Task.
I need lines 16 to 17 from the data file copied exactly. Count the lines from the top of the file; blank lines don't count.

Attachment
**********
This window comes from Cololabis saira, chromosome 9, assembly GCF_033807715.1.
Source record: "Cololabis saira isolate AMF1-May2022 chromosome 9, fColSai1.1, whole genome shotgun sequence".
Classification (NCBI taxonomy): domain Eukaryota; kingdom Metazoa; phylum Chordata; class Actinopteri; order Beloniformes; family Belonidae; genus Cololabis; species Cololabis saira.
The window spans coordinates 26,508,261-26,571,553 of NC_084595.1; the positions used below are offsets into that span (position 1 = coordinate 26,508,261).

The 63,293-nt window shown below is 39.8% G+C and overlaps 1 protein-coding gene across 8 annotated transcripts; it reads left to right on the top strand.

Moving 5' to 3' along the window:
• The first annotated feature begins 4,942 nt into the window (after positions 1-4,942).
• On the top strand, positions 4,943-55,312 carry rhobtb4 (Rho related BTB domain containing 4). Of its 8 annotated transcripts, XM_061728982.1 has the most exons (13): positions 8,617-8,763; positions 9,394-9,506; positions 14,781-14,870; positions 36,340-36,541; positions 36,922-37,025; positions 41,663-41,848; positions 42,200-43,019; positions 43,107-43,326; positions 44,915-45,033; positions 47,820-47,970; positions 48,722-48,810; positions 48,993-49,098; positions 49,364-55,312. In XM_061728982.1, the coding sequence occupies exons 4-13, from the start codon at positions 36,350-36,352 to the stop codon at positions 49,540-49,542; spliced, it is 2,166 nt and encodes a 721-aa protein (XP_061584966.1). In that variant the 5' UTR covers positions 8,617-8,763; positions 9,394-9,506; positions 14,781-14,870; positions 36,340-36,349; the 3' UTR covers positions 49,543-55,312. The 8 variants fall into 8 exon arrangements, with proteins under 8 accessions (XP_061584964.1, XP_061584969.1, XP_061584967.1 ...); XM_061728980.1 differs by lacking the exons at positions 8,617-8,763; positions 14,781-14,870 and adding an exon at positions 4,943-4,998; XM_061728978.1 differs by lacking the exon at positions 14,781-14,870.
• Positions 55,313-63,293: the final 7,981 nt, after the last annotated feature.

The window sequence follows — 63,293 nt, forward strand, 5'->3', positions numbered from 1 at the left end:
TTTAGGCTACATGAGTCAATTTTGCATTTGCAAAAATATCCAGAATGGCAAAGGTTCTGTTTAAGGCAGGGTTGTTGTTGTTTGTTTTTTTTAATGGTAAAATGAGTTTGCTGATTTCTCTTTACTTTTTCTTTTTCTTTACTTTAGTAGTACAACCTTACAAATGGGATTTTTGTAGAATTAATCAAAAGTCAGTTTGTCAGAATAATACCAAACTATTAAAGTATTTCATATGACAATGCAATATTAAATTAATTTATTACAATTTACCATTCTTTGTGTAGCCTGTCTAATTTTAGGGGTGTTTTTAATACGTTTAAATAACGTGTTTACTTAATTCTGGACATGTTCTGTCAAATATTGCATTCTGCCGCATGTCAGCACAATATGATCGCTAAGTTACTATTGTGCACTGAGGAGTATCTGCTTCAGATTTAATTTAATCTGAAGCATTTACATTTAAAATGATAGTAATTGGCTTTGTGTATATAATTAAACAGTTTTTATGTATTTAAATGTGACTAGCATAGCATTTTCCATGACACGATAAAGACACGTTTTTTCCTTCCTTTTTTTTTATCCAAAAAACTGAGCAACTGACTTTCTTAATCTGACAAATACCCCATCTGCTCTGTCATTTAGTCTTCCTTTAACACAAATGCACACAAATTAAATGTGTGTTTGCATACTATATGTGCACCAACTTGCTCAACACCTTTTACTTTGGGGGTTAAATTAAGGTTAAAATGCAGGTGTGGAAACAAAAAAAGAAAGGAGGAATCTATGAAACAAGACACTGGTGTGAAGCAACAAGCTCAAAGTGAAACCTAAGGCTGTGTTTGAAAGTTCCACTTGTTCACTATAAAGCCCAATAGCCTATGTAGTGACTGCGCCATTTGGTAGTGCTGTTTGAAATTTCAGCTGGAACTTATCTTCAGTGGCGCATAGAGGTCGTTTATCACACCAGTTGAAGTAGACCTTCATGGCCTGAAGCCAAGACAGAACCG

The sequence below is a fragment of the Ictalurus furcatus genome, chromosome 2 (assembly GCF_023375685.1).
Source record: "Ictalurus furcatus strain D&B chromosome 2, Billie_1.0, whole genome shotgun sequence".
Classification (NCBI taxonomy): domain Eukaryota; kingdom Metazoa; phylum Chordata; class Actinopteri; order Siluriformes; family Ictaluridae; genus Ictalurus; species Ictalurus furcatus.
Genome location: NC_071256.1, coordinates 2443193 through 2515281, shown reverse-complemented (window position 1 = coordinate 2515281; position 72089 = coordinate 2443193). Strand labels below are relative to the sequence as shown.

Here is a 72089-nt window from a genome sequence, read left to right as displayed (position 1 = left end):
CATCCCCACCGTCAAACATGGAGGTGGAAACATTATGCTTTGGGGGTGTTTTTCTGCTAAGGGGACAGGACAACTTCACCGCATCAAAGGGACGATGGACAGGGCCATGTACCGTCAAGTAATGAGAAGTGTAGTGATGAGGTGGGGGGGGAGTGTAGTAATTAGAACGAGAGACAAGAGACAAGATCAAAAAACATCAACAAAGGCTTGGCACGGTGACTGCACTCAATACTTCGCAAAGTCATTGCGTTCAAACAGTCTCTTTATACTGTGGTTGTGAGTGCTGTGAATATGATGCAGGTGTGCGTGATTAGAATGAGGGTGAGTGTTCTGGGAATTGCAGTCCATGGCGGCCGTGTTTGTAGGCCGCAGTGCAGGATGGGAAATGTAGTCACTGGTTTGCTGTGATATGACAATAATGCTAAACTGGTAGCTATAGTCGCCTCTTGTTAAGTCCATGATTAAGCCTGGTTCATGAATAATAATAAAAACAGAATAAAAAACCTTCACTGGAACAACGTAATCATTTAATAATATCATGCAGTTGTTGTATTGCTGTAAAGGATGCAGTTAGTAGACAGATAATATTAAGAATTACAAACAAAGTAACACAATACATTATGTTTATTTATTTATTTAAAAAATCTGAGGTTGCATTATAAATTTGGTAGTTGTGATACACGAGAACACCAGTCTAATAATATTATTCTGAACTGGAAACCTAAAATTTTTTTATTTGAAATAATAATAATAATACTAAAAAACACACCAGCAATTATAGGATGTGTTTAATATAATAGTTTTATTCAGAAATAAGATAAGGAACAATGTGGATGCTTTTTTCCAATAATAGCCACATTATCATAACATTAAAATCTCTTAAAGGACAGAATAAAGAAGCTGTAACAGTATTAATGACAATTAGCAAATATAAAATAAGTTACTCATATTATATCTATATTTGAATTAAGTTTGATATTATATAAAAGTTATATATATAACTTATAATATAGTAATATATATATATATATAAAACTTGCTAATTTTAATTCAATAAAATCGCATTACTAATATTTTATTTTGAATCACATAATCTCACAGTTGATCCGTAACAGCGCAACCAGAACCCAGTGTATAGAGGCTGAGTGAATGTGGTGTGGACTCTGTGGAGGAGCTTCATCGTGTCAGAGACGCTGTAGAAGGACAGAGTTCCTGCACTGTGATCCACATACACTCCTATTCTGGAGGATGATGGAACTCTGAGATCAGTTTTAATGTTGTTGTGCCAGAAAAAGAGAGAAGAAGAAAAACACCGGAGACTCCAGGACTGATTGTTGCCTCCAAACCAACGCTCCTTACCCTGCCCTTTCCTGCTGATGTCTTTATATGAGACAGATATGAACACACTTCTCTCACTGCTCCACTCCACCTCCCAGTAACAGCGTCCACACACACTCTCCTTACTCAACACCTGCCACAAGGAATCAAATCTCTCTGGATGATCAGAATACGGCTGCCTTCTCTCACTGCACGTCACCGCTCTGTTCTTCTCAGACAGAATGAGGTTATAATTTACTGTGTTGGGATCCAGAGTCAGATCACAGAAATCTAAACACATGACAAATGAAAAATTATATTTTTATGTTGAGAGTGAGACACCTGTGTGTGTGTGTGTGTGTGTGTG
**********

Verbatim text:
Here is a 72089-nt window from a genome sequence, read left to right as displayed (position 1 = left end):
CATCCCCACCGTCAAACATGGAGGTGGAAACATTATGCTTTGGGGGTGTTTTTCTGCTAAGGGGACAGGACAACTTCACCGCATCAAAGGGACGATGGACAGGGCCATGTACCGTCAAGTAATGAGAAGTGTAGTGATGAGGTGGGGGGGGAGTGTAGTAATTAGAACGAGAGACAAGAGACAAGATCAAAAAACATCAACAAAGGCTTGGCACGGTGACTGCACTCAATACTTCGCAAAGTCATTGCGTTCAAACAGTCTCTTTATACTGTGGTTGTGAGTGCTGTGAATATGATGCAGGTGTGCGTGATTAGAATGAGGGTGAGTGTTCTGGGAATTGCAGTCCATGGCGGCCGTGTTTGTAGGCCGCAGTGCAGGATGGGAAATGTAGTCACTGGTTTGCTGTGATATGACAATAATGCTAAACTGGTAGCTATAGTCGCCTCTTGTTAAGTCCATGATTAAGCCTGGTTCATGAATAATAATAAAAACAGAATAAAAAACCTTCACTGGAACAACGTAATCATTTAATAATATCATGCAGTTGTTGTATTGCTGTAAAGGATGCAGTTAGTAGACAGATAATATTAAGAATTACAAACAAAGTAACACAATACATTATGTTTATTTATTTATTTAAAAAATCTGAGGTTGCATTATAAATTTGGTAGTTGTGATACACGAGAACACCAGTCTAATAATATTATTCTGAACTGGAAACCTAAAATTTTTTTATTTGAAATAATAATAATAATACTAAAAAACACACCAGCAATTATAGGATGTGTTTAATATAATAGTTTTATTCAGAAATAAGATAAGGAACAATGTGGATGCTTTTTTCCAATAATAGCCACATTATCATAACATTAAAATCTCTTAAAGGACAGAATAAAGAAGCTGTAACAGTATTAATGACAATTAGCAAATATAAAATAAGTTACTCATATTATATCTATATTTGAATTAAGTTTGATATTATATAAAAGTTATATATATAACTTATAATATAGTAATATATATATATATATAAAACTTGCTAATTTTAATTCAATAAAATCGCATTACTAATATTTTATTTTGAATCACATAATCTCACAGTTGATCCGTAACAGCGCAACCAGAACCCAGTGTATAGAGGCTGAGTGAATGTGGTGTGGACTCTGTGGAGGAGCTTCATCGTGTCAGAGACGCTGTAGAAGGACAGAGTTCCTGCACTGTGATCCACATACACTCCTATTCTGGAGGATGATGGAACTCTGAGATCAGTTTTAATGTTGTTGTGCCAGAAAAAGAGAGAAGAAGAAAAACACCGGAGACTCCAGGACTGATTGTTGCCTCCAAACCAACGCTCCTTACCCTGCCCTTTCCTGCTGATGTCTTTATATGAGACAGATATGAACACACTTCTCTCACTGCTCCACTCCACCTCCCAGTAACAGCGTCCACACACACTCTCCTTACTCAACACCTGCCACAAGGAATCAAATCTCTCTGGATGATCAGAATACGGCTGCCTTCTCTCACTGCACGTCACCGCTCTGTTCTTCTCAGACAGAATGAGGTTATAATTTACTGTGTTGGGATCCAGAGTCAGATCACAGAAATCTAAACACATGACAAATGAAAAATTATATTTTTATGTTGAGAGTGAGACACCTGTGTGTGTGTGTGTGTGTGTGTG